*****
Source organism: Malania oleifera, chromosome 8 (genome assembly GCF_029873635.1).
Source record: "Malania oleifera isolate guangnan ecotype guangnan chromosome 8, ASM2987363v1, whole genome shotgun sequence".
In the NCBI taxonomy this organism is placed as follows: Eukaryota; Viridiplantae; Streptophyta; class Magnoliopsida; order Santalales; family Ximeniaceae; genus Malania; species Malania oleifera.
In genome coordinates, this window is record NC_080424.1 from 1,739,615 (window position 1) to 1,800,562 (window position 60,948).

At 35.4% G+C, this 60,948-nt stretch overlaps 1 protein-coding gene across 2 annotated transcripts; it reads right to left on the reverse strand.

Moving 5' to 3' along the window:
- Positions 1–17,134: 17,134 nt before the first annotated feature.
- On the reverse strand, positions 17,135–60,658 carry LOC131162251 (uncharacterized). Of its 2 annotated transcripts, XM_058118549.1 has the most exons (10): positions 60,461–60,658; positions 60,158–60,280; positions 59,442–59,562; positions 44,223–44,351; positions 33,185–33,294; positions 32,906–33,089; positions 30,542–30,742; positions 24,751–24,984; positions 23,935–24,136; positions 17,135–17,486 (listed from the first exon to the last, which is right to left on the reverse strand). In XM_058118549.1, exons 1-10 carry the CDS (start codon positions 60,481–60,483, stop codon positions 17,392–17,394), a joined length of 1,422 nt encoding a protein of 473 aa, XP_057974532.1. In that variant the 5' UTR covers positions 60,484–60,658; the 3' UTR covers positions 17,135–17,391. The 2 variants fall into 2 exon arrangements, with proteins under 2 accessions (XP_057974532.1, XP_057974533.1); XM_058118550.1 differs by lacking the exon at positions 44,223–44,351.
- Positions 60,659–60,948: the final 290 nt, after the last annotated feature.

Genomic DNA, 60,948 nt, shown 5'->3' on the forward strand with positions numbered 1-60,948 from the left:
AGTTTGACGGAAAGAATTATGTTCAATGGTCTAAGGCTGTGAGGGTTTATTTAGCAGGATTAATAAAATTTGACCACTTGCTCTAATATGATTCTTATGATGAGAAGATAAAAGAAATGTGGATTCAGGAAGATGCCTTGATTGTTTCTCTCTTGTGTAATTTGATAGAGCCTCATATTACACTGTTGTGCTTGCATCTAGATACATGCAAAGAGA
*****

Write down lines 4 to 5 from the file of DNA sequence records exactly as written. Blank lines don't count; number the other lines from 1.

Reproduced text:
In genome coordinates, this window is record NC_080424.1 from 1,739,615 (window position 1) to 1,800,562 (window position 60,948).

At 35.4% G+C, this 60,948-nt stretch overlaps 1 protein-coding gene across 2 annotated transcripts; it reads right to left on the reverse strand.